The authors examined the relation between socioeconomic status, as defined by education level, and postmenopausal breast cancer incidence using data from the National Health and Nutrition Examination Survey I Epidemiologic Followup Study.
Female participants in the study were followed from 1971-1974 to 1992-1993.
Cox proportional hazards modeling was used to determine the relation between breast cancer incidence and education level.
There was a direct dose-response association between education level and postmenopausal breast cancer risk.
Several breast cancer risk factors, including height and reproductive-related risks such as nulliparity, were found to mediate this relation.
Adjustment for these factors reduced, but did not eliminate, the positive relation between education level and risk of postmenopausal breast cancer ; however, the association was no longer statistically significant.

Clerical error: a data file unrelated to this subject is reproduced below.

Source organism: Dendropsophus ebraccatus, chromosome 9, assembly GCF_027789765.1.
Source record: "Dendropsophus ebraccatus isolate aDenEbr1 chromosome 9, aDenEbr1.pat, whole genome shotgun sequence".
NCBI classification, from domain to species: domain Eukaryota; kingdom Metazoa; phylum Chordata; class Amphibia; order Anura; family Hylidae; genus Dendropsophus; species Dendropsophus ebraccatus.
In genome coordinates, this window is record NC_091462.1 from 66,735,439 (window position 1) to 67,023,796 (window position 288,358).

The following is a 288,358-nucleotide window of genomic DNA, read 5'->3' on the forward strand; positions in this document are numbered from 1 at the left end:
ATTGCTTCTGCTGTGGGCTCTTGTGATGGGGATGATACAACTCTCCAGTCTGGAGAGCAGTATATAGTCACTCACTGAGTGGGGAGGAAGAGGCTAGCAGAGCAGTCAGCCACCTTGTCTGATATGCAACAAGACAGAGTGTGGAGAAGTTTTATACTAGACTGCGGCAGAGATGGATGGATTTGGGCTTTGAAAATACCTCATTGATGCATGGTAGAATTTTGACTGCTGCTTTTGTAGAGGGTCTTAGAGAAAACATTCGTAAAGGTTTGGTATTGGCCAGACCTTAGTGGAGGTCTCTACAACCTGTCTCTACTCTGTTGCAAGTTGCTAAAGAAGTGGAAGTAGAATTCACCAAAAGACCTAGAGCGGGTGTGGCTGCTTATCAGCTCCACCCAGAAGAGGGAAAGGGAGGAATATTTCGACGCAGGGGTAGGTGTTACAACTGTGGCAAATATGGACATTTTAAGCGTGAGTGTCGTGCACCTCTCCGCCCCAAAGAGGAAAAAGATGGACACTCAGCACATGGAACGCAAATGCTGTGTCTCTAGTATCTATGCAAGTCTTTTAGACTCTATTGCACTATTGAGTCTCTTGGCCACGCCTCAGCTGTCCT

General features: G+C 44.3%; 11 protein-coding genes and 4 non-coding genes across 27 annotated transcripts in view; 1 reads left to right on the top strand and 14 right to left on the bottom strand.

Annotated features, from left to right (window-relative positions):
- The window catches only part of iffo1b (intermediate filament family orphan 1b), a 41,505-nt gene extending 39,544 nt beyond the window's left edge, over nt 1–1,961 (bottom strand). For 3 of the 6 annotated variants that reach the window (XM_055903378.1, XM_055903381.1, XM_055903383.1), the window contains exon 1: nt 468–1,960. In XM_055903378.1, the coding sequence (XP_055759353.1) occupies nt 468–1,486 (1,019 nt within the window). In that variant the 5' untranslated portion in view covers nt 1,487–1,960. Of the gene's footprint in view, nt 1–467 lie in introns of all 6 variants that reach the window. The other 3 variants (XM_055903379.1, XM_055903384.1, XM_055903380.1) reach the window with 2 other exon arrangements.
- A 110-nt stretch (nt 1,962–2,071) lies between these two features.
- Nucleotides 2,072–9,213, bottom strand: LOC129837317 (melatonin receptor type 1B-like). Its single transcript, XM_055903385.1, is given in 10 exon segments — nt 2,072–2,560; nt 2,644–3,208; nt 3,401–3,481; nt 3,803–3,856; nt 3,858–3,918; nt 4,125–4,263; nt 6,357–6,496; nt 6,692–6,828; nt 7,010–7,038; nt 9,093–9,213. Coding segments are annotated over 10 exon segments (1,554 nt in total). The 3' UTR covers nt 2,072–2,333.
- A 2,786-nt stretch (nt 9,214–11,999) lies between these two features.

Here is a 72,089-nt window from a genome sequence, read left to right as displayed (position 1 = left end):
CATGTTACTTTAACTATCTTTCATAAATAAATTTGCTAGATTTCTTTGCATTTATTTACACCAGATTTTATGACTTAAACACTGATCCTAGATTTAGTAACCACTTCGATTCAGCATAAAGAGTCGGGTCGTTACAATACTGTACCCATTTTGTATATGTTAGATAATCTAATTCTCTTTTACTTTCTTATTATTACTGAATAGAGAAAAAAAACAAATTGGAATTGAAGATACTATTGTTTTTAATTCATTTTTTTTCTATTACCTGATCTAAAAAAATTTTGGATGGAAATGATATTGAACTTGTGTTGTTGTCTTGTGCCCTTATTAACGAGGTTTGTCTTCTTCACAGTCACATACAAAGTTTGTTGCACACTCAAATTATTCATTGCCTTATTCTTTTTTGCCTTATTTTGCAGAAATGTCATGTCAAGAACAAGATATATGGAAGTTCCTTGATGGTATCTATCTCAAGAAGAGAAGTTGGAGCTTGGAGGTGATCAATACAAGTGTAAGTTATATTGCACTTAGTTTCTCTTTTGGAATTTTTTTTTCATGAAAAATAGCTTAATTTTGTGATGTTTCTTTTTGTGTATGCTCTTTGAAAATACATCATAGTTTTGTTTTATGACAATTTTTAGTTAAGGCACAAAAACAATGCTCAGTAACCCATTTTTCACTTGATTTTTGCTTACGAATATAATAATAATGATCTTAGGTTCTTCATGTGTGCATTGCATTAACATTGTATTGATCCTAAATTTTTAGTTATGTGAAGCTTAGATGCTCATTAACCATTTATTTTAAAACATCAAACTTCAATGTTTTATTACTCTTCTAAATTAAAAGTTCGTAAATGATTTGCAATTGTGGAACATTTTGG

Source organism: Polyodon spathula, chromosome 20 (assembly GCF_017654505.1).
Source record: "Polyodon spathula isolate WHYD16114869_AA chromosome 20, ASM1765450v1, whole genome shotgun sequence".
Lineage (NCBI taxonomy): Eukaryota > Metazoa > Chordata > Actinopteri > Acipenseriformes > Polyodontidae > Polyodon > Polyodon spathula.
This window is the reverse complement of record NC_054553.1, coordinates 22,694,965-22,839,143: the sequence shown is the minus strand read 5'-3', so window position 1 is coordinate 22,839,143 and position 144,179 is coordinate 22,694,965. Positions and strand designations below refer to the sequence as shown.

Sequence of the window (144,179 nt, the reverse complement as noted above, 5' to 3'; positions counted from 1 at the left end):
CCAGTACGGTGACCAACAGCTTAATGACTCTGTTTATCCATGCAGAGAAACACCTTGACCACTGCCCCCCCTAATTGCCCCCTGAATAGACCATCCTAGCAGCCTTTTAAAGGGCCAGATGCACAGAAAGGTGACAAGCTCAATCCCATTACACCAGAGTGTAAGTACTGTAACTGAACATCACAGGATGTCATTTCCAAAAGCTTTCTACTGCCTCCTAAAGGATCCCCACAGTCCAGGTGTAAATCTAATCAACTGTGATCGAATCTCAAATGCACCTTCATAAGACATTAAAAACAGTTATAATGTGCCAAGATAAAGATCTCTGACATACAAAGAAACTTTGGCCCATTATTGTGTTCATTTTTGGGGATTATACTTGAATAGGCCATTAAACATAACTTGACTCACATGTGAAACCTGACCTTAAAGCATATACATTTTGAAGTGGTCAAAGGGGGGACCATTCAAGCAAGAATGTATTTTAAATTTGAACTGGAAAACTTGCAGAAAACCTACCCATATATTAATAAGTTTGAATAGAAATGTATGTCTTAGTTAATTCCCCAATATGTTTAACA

The association between higher education and increased risk of breast cancer appears to be largely explained by differences in the known risk factors for breast cancer.
Mots-clés Pascal : Tumeur maligne, Glande mammaire, Postménopause, Statut socioéconomique, Niveau étude, Epidémiologie, Facteur risque, Femme, Homme, Etats Unis, Amérique du Nord, Amérique, Glande mammaire pathologie
Mots-clés Pascal anglais : Malignant tumor, Mammary gland, Postmenopause, Socioeconomic status, Education level, Epidemiology, Risk factor, Woman, Human, United States, North America, America, Mammary gland diseases
Notice produite par :
Inist-CNRS - Institut de l'Information Scientifique et Technique
Cote : 97-0205837
Code Inist : 002B20E02. Création : 21/05/1997.